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Blog : Time for a stump speech?


Time for a stump speech?

by Jane Sunley, CEO learnpurple


The American’s have gifted the English language many phrases, but one of the timeliest is the term ‘stump speech’.

This expression comes from the rousing speeches 19th century American politicians delivered as they travelled the campaign route. In lieu of a stage or platform, the politician’s would make a pedestal from a sawed off tree stump. Repetition was the key – although the speech was often tweaked to suit local audiences the key message stayed the same, making sure everyone who heard it knew the call to action.

I thought of stump speeches again when, following on from market panic since the USA’s downgraded credit rating, I heard an economics expert on the Today programme talking common sense.

He said that unless people stopped panicking and kept up with their consumer spending, they will actually cause a double dip in the recession. According to said expert, it’s time for everyone to pull together, keep positive and spend our way out of recession. In very simplistic terms, if people start worrying they’ll lose their jobs, they’ll stop spending and thus contribute to economic downfall, we need people to keep calm and carry on. If ever there was a time to keep people on message and consistently make certain points it is now.

Whilst a stump speech’s main purpose is to enthuse an audience with a call to action which they can believe and aspire to, they are also an effective way to deliver a challenge or congratulations. Saying that, however, it is in times of change they are at their most potent.

With uncertainty creeping back upon us, now’s the time for leaders to give people renewed confidence. Every individual needs to be aligned with the right mindset to really go for it in order to contribute to the UK’s recovery.  Every little helps.

Barriers to keeping everyone ‘on message’ sometimes come from within. There persists a belief that people need information on a need to know basis. Sad to say that in many organisations there are managers who feel knowledge is power and are loathe to relinquish information down the line. There are also those who believe that they just can’t find the time to communicate with care, consistency and clarity. However there is nothing more important than letting your people know that an organisation’s doing well. And even if they could do better, they’ll only be able to do that if people feel secure and committed to making their contribution.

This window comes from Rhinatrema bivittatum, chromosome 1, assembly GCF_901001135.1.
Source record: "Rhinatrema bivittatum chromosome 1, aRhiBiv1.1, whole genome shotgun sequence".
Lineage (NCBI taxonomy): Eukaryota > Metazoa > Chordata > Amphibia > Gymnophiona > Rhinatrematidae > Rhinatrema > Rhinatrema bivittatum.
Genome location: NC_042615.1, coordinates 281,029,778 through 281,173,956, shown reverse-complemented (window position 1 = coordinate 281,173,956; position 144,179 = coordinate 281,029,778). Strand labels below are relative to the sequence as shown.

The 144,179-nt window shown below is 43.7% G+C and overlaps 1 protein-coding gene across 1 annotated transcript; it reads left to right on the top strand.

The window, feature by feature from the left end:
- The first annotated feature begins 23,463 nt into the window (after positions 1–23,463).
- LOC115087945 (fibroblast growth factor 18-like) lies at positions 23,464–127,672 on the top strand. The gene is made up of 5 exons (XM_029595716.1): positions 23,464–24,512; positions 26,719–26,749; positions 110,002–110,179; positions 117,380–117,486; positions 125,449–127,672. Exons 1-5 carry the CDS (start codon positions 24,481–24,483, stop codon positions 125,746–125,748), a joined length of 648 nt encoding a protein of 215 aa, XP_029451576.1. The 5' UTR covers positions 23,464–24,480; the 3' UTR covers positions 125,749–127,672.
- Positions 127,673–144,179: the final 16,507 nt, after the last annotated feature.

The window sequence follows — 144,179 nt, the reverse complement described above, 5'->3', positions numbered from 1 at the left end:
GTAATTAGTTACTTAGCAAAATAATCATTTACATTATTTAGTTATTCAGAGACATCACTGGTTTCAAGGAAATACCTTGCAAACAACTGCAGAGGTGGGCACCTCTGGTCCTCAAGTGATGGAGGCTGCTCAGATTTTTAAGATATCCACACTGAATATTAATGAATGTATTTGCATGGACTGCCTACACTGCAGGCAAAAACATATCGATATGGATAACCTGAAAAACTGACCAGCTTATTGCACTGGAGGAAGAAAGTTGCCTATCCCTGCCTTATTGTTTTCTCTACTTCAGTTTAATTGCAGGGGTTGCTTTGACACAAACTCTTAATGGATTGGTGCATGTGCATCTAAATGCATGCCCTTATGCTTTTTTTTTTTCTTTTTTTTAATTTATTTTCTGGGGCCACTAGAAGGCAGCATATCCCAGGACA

It is so important for leaders at all levels to fully understand the extent of their responsibilities when it comes to communication. It is also crucial that they have the attitude, skills and knowledge to enable them to deliver. This is where a corporate stump speech comes into its own, the body message will always be the same but it can be tweaked to the individual audiences. In times of change – a clear directive is key.

It should be noted though, however great the message, when it comes to stump speeches, it is all about the delivery. The person rousing the troops must possess the right skills and attitude to be able to inspire. A poorly executed speech can have the opposite effect.  If not they should take professional advice or let someone else deliver the message – there’s often only one opportunity to make the required impression and get all your people behind you.

Now is the time to inspire.


Who do you know who’s an inspirational leader when it comes to the stump speech?

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